Editorial

Cut Poaching Students, Future Welfare Must Always Be Priority

Athletics Fiji’s chief development officer Joseph Rodan Junior is another who has spoken out- claiming student athlete “poaching” was never an issue in the past.
08 Apr 2019 13:05
Cut Poaching Students, Future Welfare Must Always Be Priority
Sprinter Banuve Tabakaucoro. Photo: Zimbio

A debate is raging about the way some schools recruit top student athletes from other schools just for the Fiji Secondary Schools Athletics Association national final, otherwise known as the Coca-Cola Games.

It was sparked by comments from national sprinter Banuve Tabakaucoro, who labelled the practice “poaching” and claimed that these schools give little thought to the athletes’ welfare.

Tabakaucoro pointed out that some schools were recruiting student athletes for the sole purpose of winning the Coke Games and their education was simply not a priority. This, he said, was destroying the competitive culture schools that have not had a lot of sporting success were trying to build and harming athletics as a whole.

The article airing Tabakaurcoro’s comments was published on Saturday and has garnered more than 10,000 engagements on Fiji SUN’s official Facebook page, reaching more than 61,000 people.

The national 100m and 200m record-holder is the first high-profile athlete to publicly speak out about the is- sue, although it has been discussed in the athletics fraternity across Fiji.

Athletics Fiji’s chief development officer Joseph Rodan Junior is another who has spoken out- claiming student athlete “poaching” was never an issue in the past.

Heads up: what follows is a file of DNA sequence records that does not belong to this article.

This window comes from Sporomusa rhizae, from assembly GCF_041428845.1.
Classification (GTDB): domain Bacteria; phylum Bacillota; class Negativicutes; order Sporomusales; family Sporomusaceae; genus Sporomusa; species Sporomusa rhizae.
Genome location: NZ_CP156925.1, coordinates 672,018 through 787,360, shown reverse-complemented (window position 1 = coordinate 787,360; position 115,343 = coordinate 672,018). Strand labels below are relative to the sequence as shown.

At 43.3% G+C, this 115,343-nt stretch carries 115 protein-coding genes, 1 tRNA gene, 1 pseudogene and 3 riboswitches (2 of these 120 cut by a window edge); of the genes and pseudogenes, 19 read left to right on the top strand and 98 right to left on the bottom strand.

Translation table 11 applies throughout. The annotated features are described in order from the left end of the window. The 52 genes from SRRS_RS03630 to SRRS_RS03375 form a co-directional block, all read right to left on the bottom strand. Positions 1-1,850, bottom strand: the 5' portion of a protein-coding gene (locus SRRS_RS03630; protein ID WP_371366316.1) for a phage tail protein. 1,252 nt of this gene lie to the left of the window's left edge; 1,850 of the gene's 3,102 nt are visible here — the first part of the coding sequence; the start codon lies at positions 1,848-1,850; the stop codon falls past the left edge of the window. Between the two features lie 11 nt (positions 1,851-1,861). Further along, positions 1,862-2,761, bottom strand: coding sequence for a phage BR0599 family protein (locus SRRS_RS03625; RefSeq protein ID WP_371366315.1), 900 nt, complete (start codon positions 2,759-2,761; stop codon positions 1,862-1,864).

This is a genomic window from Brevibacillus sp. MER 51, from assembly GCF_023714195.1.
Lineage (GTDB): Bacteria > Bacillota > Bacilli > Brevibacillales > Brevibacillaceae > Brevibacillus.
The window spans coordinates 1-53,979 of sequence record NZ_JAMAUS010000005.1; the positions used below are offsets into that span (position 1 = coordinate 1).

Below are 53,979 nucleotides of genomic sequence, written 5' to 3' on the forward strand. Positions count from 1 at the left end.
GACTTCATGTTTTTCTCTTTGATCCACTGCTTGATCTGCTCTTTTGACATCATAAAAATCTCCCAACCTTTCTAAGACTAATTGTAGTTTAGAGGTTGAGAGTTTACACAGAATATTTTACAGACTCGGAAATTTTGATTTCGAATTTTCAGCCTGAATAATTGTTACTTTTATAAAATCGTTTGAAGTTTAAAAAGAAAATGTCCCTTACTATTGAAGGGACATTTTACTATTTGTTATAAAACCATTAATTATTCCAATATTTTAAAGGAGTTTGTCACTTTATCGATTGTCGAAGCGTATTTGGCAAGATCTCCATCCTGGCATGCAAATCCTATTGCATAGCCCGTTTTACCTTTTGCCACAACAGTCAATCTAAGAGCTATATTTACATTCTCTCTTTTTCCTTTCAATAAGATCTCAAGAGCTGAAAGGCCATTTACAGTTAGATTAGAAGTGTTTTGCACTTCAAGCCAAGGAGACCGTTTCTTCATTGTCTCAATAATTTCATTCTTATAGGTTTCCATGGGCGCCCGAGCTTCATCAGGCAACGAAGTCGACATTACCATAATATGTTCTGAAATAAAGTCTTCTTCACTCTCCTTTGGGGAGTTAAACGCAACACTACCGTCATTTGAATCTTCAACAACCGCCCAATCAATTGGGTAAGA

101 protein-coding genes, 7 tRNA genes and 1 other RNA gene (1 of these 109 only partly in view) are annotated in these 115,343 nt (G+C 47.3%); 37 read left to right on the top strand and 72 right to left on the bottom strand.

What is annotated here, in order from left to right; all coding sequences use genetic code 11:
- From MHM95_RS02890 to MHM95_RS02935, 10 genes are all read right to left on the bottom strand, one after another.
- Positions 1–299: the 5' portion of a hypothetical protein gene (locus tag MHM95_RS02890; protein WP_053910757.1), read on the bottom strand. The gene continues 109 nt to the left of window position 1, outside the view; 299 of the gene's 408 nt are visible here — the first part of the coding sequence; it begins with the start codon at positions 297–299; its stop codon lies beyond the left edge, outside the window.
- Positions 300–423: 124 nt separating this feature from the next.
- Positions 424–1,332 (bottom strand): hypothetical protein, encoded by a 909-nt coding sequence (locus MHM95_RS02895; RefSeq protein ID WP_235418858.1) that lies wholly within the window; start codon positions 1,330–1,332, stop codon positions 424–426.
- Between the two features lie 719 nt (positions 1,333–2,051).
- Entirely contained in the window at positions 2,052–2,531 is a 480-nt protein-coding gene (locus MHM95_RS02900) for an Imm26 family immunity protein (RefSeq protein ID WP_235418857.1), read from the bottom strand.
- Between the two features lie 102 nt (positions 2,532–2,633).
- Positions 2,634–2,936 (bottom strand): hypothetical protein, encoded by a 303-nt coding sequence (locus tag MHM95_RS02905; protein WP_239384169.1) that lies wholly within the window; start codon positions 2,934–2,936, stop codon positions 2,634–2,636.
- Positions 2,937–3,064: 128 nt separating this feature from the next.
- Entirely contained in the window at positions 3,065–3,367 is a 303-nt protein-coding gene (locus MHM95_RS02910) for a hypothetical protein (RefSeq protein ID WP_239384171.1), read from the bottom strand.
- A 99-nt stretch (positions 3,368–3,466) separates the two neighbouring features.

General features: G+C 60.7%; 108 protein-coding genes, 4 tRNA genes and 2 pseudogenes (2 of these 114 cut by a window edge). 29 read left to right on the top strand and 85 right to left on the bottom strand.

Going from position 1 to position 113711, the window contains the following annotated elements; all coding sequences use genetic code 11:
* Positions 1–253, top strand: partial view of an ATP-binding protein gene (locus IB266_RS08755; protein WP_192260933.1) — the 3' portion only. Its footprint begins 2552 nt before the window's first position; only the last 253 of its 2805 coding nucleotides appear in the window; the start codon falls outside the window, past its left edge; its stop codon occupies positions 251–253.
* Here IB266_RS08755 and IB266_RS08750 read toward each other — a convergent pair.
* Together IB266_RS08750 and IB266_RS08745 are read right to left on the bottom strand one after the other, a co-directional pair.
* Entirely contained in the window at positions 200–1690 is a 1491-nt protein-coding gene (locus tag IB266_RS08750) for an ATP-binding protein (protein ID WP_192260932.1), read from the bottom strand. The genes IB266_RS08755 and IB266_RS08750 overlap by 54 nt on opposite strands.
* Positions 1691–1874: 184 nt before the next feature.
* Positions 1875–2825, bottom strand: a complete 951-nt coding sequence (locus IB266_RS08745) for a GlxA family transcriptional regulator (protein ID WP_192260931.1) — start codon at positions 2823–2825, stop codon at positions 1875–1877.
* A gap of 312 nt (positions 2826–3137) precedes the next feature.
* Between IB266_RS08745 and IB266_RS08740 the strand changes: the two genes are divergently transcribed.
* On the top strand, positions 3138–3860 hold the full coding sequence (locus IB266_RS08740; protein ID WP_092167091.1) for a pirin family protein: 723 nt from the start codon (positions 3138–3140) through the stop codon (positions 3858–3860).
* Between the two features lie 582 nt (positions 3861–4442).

Rodan Junior believes recruiting athletes for short- term gain is tantamount to exploitation.

There is also a flip side to the debate.

Some Facebook users have rightly pointed out that it is up to the students– and their parents– to decide what school to attend. This is true. Parents cannot be faulted for wanting their children to receive the best education and better opportunities for growth through sports.

But the concerns raised by Tabakaucoro and Rodan Junior deserve to be looked into seriously, at least for the sake of the students.

If schools are indeed neglecting the educational and development needs of student athletes in the interest of sporting prestige then they need to be taken to task.

Tabakaucoro also claimed that some student athletes, mainly those leaving after Year 12 and 13, return only for the Games despite having graduated.

They then go missing from school after the competition. This is a serious concern.

Not only does it defeat the spirit of competition, it unfairly deprives students of crucial opportunities to represent their school at the highest level.

The Fiji Secondary Schools Athletics Association in February barred 20-year-olds and above from participating at the games this year.

This ruling suggests some issues do exist.

Athletics isn’t the only sport affected by so-called “poaching.” There are also lessons the authorities can learn from the questionable recruitment approach used by schools in Australia and New Zealand to attract our immensely-talented rugby players.

They entice our talented players with offers of “better opportunities” and “sporting success” with little intention of keeping those promises.

We cannot let our athletes become hostage to their own sporting talents – as if that is the only valuable thing they can offer.

Education and athlete welfare must always be a priority.

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